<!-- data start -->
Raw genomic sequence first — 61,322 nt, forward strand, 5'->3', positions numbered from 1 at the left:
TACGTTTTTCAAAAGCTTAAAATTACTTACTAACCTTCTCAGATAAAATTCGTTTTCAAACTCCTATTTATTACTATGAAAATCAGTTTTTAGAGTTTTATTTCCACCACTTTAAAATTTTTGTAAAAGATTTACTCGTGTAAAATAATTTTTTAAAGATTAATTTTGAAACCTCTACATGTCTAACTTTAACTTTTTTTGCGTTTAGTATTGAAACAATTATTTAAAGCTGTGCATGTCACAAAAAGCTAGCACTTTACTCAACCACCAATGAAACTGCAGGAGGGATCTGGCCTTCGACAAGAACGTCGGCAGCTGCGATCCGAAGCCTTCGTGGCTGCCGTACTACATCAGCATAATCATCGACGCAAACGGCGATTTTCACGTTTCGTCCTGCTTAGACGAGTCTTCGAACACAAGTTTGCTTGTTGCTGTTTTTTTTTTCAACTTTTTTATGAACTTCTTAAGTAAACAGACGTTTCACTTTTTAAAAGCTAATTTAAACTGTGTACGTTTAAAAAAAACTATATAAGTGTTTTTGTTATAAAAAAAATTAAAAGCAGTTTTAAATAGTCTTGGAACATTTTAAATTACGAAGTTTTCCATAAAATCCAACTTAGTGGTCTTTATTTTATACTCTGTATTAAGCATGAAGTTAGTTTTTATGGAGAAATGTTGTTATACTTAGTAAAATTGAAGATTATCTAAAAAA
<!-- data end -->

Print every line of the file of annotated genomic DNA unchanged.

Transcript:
Raw genomic sequence first — 61,322 nt, forward strand, 5'->3', positions numbered from 1 at the left:
TACGTTTTTCAAAAGCTTAAAATTACTTACTAACCTTCTCAGATAAAATTCGTTTTCAAACTCCTATTTATTACTATGAAAATCAGTTTTTAGAGTTTTATTTCCACCACTTTAAAATTTTTGTAAAAGATTTACTCGTGTAAAATAATTTTTTAAAGATTAATTTTGAAACCTCTACATGTCTAACTTTAACTTTTTTTGCGTTTAGTATTGAAACAATTATTTAAAGCTGTGCATGTCACAAAAAGCTAGCACTTTACTCAACCACCAATGAAACTGCAGGAGGGATCTGGCCTTCGACAAGAACGTCGGCAGCTGCGATCCGAAGCCTTCGTGGCTGCCGTACTACATCAGCATAATCATCGACGCAAACGGCGATTTTCACGTTTCGTCCTGCTTAGACGAGTCTTCGAACACAAGTTTGCTTGTTGCTGTTTTTTTTTTCAACTTTTTTATGAACTTCTTAAGTAAACAGACGTTTCACTTTTTAAAAGCTAATTTAAACTGTGTACGTTTAAAAAAAACTATATAAGTGTTTTTGTTATAAAAAAAATTAAAAGCAGTTTTAAATAGTCTTGGAACATTTTAAATTACGAAGTTTTCCATAAAATCCAACTTAGTGGTCTTTATTTTATACTCTGTATTAAGCATGAAGTTAGTTTTTATGGAGAAATGTTGTTATACTTAGTAAAATTGAAGATTATCTAAAAAA